• France, the new National Assembly is holding its first session since the results of the 12 June parliamentary elections created hanging parliament – read Martin Sandbu (premium) Newsletter with Free Lunch for a more complete explanation. In addition, new Australian Prime Minister Anthony Albanese is due to visit Paris to “reset” relations with France after tensions flared over the collapsed submarine deal.

  • Spain, the NATO summit in Madrid begins with the expected presence of heads of government from 30 member countries and a discussion that includes bids from Sweden and Finland to join the military alliance. 2022 marks the 40th anniversary of Spain’s accession to NATO.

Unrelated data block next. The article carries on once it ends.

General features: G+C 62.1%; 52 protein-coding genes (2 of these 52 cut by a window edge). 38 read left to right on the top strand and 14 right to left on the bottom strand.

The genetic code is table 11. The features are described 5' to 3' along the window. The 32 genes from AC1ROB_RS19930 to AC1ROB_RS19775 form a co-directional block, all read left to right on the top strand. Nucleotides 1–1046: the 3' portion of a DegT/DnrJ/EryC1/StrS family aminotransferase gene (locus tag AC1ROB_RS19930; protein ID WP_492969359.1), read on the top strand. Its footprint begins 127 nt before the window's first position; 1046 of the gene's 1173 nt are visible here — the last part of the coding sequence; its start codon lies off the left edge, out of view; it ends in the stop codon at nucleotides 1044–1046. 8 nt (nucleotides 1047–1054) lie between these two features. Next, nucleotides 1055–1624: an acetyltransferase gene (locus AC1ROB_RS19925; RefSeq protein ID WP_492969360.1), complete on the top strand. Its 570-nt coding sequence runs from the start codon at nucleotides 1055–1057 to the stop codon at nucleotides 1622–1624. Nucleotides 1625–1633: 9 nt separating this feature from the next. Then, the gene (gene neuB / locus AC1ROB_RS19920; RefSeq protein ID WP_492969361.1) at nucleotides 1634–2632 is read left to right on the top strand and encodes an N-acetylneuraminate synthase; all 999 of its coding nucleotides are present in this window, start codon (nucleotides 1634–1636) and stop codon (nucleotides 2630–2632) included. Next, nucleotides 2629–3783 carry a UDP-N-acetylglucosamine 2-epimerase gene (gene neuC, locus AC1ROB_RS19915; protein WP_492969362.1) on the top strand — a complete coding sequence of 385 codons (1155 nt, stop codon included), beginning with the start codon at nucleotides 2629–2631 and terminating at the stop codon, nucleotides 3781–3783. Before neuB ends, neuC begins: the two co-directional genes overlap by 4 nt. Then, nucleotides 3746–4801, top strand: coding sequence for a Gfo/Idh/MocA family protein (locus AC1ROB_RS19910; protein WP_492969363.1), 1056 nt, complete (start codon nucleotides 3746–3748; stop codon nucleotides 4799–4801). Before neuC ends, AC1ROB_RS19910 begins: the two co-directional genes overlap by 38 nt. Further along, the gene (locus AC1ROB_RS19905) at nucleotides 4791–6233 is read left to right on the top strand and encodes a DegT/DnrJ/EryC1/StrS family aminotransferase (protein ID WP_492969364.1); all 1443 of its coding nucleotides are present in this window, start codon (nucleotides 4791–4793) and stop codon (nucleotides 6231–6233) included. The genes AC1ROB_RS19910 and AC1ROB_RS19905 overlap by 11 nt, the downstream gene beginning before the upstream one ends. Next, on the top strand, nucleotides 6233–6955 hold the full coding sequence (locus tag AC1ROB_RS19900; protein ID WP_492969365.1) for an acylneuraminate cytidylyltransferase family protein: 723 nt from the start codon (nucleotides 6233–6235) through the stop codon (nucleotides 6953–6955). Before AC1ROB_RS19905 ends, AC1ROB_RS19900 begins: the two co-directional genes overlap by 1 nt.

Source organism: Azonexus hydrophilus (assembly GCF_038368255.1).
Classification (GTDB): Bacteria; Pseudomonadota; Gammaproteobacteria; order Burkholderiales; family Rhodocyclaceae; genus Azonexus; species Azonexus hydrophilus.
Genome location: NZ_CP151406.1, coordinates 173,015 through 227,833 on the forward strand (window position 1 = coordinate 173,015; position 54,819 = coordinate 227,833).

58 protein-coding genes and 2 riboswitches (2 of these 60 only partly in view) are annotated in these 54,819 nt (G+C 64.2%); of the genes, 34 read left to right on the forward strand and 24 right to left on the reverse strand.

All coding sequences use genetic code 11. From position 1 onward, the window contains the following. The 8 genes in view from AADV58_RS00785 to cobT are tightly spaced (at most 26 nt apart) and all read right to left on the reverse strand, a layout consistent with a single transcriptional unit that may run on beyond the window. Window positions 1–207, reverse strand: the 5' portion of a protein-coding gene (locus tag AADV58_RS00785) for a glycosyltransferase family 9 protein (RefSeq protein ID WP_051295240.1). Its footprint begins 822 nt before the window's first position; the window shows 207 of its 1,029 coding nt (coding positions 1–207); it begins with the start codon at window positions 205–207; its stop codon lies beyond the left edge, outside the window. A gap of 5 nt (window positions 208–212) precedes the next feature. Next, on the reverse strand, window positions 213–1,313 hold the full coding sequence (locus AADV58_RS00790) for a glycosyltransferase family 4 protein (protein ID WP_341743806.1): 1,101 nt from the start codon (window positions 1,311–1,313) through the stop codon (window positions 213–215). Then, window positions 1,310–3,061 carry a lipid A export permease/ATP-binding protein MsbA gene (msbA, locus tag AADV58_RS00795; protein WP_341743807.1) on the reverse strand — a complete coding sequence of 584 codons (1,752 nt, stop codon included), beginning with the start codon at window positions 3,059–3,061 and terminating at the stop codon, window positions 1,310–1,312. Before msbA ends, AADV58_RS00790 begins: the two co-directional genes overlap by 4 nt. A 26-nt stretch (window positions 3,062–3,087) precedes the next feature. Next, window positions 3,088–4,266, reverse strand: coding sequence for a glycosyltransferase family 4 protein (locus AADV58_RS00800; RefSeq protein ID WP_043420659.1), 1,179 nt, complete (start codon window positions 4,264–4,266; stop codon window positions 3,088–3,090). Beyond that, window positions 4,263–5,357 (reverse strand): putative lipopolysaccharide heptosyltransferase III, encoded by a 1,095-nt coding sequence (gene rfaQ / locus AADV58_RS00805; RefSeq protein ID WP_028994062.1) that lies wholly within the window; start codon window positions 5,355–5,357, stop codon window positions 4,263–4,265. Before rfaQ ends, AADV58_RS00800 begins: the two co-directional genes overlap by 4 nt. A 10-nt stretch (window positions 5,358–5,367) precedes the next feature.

• Ukraine, Constitution Day, dedicated to the anniversary of the signing of the Constitution of Ukraine in 1996.

  • UK, Mayor of London Sadiq Khan receives London state debate on the O2 at Greenwich plus the Henley Royal Regatta starts on the River Thames

  • U.S. British socialite Ghislaine Maxwell is set to be convicted after being found guilty in a sexual assault trial.

Wednesday

  • Belgium, the Ommegang festival, including a pageant reenacting the historic introduction of Charles V, begins in Brussels.

  • UK, The Climate Change Committee releases its 2022 Progress Report to Parliament assessing the UK’s chances of reaching zero by 2050. remove 542 advanced delivery managers against the backdrop of a broader restructuring.

Thursday

  • Philippines, Ferdinand “Bongbong” Marcos Jr., son and namesake of infamous late dictator, takes office new president of the country